Ben gave us a way of estimating the value of points for specific redemptions, but said nothing about the acquisition value of points. Ben’s definition actually is helpful when trying to decide whether a specific redemption is a good idea, but its not terribly helpful when trying to decide whether to acquire points in the first place. Gary defined the value of points as (loosely) the amount you’d be willing to pay for them. That’s great and I agree with it, but it doesn’t help! If you know how much you’d be willing to pay for points, then you already know their value. For people looking to bloggers for help, this doesn’t help.
Instead of looking at how much you’d be willing to pay for points, how about looking at how much people already pay for points, all the time? I’m not talking about the price that loyalty programs charge for buying their points – that’s almost always an over-inflated price. Instead, I mean that when people use reward credit cards for earning points, they are actually paying for those points and we can estimate how much!
Huh? Aren’t points free when they come from credit card spend?
No! When you use a point-earning credit card to make purchases, you are giving up the opportunity to use a cash-back credit card instead. Arguably, the best cash-back credit cards give 2% cash back on all purchases. So, by using a point-earning credit card, you are giving up 2% cash back and implicitly buying points. For more explanation about this, please see “The Cost of Credit Card Points”. I’m not saying that it is a bad value to use a point earning credit card. Not at all! I’m simply saying that there is a price to using one (the loss of 2% cash) and we can use that information to estimate the value of points.
In my original post on this topic, “Fair Trading Prices for Points and Miles,” I explained these concepts, and I used some of the best points-earning credit cards available as a basis for estimating point values (American Express SPG, Chase Sapphire Preferred, American Express Premier Rewards Gold, and Hilton Honors Surpass). This approach worked well to estimate the value of airline miles, but fell short for estimating hotel points. I revised the hotel estimates in the post “Fairer hotel trading prices”. You can always find my latest estimates in the “Fair Trading Prices” page which can be found in the Resources menu at the top of every Frequent Miler post.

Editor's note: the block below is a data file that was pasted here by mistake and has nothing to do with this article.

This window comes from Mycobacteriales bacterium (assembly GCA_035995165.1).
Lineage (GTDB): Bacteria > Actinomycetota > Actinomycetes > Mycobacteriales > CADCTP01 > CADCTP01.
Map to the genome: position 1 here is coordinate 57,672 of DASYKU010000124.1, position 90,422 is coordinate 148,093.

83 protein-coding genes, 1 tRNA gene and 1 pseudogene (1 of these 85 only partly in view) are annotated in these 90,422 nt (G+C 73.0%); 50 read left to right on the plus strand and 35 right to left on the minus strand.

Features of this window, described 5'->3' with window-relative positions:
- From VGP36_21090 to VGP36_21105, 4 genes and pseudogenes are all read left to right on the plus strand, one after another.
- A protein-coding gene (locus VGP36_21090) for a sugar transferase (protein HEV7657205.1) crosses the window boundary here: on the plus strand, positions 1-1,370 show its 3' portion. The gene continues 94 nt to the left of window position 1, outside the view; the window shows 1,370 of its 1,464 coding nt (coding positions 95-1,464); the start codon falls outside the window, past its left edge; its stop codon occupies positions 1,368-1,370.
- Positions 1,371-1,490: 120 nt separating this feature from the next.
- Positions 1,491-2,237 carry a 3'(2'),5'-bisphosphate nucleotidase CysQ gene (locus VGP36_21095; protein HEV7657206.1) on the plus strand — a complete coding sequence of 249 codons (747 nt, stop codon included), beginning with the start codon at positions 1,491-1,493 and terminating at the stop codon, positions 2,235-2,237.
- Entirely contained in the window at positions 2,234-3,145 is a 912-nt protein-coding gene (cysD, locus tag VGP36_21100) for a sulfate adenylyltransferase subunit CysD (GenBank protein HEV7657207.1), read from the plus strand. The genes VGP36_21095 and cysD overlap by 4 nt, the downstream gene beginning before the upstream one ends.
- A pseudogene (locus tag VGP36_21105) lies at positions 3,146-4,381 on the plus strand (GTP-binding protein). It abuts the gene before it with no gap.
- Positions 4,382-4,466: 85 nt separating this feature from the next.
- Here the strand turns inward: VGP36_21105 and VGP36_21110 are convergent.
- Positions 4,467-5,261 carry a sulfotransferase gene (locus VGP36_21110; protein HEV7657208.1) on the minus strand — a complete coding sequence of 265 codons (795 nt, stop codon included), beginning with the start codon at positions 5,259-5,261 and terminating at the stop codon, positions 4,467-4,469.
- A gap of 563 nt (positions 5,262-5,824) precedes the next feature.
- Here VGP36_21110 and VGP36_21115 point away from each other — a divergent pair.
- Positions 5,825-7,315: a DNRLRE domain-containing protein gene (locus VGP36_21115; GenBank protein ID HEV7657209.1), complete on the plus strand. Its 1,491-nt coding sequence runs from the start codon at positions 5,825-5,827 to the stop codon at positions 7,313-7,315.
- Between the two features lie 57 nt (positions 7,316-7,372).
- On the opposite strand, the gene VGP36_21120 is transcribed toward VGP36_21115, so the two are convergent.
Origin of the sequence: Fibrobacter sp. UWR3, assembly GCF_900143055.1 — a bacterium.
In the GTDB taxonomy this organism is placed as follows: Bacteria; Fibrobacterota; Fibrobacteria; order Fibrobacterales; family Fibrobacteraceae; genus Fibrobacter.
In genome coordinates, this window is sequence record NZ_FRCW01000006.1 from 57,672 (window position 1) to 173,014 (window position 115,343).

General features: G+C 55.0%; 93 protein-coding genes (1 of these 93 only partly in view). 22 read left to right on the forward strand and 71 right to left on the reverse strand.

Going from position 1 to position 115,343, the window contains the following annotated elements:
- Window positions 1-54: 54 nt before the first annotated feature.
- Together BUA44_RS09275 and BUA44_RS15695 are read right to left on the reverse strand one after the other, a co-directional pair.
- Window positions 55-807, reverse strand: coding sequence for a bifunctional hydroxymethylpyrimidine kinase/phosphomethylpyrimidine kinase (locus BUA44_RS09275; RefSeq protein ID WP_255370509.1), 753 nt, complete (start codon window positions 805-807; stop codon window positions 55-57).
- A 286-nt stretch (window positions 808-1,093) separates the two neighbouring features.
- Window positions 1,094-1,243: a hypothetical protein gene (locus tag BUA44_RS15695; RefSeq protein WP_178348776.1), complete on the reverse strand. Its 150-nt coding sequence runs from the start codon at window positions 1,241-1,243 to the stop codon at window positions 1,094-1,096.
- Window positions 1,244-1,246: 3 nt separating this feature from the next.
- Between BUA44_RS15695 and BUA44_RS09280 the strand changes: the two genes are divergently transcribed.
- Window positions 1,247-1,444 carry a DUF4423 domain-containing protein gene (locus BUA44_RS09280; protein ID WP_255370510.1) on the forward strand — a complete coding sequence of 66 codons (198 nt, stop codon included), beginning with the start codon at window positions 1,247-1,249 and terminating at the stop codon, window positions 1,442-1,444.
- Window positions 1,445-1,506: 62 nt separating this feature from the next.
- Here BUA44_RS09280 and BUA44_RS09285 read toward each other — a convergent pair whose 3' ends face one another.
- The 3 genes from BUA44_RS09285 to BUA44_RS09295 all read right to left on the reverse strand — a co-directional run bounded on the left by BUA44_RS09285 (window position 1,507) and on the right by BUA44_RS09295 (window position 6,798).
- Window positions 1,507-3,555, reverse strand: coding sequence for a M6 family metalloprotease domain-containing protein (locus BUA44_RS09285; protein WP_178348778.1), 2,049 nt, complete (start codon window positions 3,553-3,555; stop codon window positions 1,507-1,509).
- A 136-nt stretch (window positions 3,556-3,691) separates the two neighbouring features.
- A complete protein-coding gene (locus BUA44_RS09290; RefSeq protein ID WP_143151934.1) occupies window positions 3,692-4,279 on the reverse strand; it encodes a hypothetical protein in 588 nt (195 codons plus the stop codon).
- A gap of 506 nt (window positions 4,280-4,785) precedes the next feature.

Fair Trading Prices Explained
Many people find the Fair Trading Prices charts confusing. Why does the table value United miles at only 1.31 cents if we can easily get 2 cents or more value from the points? The reason is that these charts ignore redemption value. They are based entirely on an estimate of how much it usually costs to acquire the points. Still confused? Please read “Fair trading prices explained.”
Back to Hilton (or “Gary is right again”)
Gary estimates the value of Hilton points at half a cent each. My Fair Trading Prices chart estimates the value at .48 cents – almost exactly the same as Gary’s estimate. Gary’s estimate came from his experience with using Hilton points: he is sure he can always get half a cent or more value from the points. My value comes from estimating the points that would be earned using the Hilton Honors Surpass card for daily spend instead of a 2% cash back card. It’s really just a cool coincidence that our numbers match.
Sorry Ben and Gary
Despite the title of this post, Ben and Gary have terrific and very helpful blogs. If you don’t already read them, I highly recommend you do!
Related Posts and Pages
- Fair Trading Prices
- The Cost of Credit Card Points
- Fair Trading Prices for Points and Miles
- Fairer hotel trading prices
- Fair trading prices explained
- When is an award flight a good deal?
- When is an award night a good deal?